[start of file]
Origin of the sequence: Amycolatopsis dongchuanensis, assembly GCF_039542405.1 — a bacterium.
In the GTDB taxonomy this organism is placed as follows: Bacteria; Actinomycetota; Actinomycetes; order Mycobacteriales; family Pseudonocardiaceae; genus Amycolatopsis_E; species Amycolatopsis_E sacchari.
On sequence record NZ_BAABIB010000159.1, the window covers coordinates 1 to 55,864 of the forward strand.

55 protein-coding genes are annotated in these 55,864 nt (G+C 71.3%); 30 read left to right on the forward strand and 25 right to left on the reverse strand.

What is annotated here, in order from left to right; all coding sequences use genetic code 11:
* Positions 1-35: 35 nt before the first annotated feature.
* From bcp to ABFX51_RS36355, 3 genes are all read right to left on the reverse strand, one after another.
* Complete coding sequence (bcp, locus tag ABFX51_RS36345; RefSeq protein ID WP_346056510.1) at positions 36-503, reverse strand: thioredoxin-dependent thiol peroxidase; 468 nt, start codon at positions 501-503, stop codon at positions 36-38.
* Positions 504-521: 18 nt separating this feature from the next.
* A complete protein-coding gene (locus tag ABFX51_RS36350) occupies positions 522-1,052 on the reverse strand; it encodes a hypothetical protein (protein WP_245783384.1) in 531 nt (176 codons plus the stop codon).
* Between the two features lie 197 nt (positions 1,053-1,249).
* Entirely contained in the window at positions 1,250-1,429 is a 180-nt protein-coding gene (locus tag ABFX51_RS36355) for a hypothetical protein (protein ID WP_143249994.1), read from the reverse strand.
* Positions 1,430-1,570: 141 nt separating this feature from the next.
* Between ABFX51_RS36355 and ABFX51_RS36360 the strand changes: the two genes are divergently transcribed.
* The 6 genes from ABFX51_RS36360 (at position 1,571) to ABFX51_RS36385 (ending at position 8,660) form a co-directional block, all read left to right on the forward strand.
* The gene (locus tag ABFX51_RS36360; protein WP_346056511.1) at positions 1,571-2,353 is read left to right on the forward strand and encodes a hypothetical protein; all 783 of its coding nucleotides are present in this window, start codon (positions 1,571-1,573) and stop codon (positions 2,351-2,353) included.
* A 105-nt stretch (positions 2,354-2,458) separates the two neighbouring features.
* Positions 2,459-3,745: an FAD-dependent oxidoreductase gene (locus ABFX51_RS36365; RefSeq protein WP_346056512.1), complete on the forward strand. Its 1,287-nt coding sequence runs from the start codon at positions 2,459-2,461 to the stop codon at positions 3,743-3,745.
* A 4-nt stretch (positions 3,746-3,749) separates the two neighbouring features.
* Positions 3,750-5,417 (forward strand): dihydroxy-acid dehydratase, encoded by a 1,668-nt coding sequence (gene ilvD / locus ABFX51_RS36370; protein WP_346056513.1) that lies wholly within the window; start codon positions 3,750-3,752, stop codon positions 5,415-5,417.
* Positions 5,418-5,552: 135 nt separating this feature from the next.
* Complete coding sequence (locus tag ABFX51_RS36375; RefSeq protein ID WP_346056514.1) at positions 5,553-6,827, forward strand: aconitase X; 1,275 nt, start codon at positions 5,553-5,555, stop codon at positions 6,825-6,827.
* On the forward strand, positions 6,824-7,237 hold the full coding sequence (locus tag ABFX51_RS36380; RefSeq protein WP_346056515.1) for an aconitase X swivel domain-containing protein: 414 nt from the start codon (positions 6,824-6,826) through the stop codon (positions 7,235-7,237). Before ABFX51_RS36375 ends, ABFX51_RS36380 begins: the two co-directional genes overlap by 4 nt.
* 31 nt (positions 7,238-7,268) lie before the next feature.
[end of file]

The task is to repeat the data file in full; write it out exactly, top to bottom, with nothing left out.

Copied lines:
Origin of the sequence: Amycolatopsis dongchuanensis, assembly GCF_039542405.1 — a bacterium.
In the GTDB taxonomy this organism is placed as follows: Bacteria; Actinomycetota; Actinomycetes; order Mycobacteriales; family Pseudonocardiaceae; genus Amycolatopsis_E; species Amycolatopsis_E sacchari.
On sequence record NZ_BAABIB010000159.1, the window covers coordinates 1 to 55,864 of the forward strand.

55 protein-coding genes are annotated in these 55,864 nt (G+C 71.3%); 30 read left to right on the forward strand and 25 right to left on the reverse strand.

What is annotated here, in order from left to right; all coding sequences use genetic code 11:
* Positions 1-35: 35 nt before the first annotated feature.
* From bcp to ABFX51_RS36355, 3 genes are all read right to left on the reverse strand, one after another.
* Complete coding sequence (bcp, locus tag ABFX51_RS36345; RefSeq protein ID WP_346056510.1) at positions 36-503, reverse strand: thioredoxin-dependent thiol peroxidase; 468 nt, start codon at positions 501-503, stop codon at positions 36-38.
* Positions 504-521: 18 nt separating this feature from the next.
* A complete protein-coding gene (locus tag ABFX51_RS36350) occupies positions 522-1,052 on the reverse strand; it encodes a hypothetical protein (protein WP_245783384.1) in 531 nt (176 codons plus the stop codon).
* Between the two features lie 197 nt (positions 1,053-1,249).
* Entirely contained in the window at positions 1,250-1,429 is a 180-nt protein-coding gene (locus tag ABFX51_RS36355) for a hypothetical protein (protein ID WP_143249994.1), read from the reverse strand.
* Positions 1,430-1,570: 141 nt separating this feature from the next.
* Between ABFX51_RS36355 and ABFX51_RS36360 the strand changes: the two genes are divergently transcribed.
* The 6 genes from ABFX51_RS36360 (at position 1,571) to ABFX51_RS36385 (ending at position 8,660) form a co-directional block, all read left to right on the forward strand.
* The gene (locus tag ABFX51_RS36360; protein WP_346056511.1) at positions 1,571-2,353 is read left to right on the forward strand and encodes a hypothetical protein; all 783 of its coding nucleotides are present in this window, start codon (positions 1,571-1,573) and stop codon (positions 2,351-2,353) included.
* A 105-nt stretch (positions 2,354-2,458) separates the two neighbouring features.
* Positions 2,459-3,745: an FAD-dependent oxidoreductase gene (locus ABFX51_RS36365; RefSeq protein WP_346056512.1), complete on the forward strand. Its 1,287-nt coding sequence runs from the start codon at positions 2,459-2,461 to the stop codon at positions 3,743-3,745.
* A 4-nt stretch (positions 3,746-3,749) separates the two neighbouring features.
* Positions 3,750-5,417 (forward strand): dihydroxy-acid dehydratase, encoded by a 1,668-nt coding sequence (gene ilvD / locus ABFX51_RS36370; protein WP_346056513.1) that lies wholly within the window; start codon positions 3,750-3,752, stop codon positions 5,415-5,417.
* Positions 5,418-5,552: 135 nt separating this feature from the next.
* Complete coding sequence (locus tag ABFX51_RS36375; RefSeq protein ID WP_346056514.1) at positions 5,553-6,827, forward strand: aconitase X; 1,275 nt, start codon at positions 5,553-5,555, stop codon at positions 6,825-6,827.
* On the forward strand, positions 6,824-7,237 hold the full coding sequence (locus tag ABFX51_RS36380; RefSeq protein WP_346056515.1) for an aconitase X swivel domain-containing protein: 414 nt from the start codon (positions 6,824-6,826) through the stop codon (positions 7,235-7,237). Before ABFX51_RS36375 ends, ABFX51_RS36380 begins: the two co-directional genes overlap by 4 nt.
* 31 nt (positions 7,238-7,268) lie before the next feature.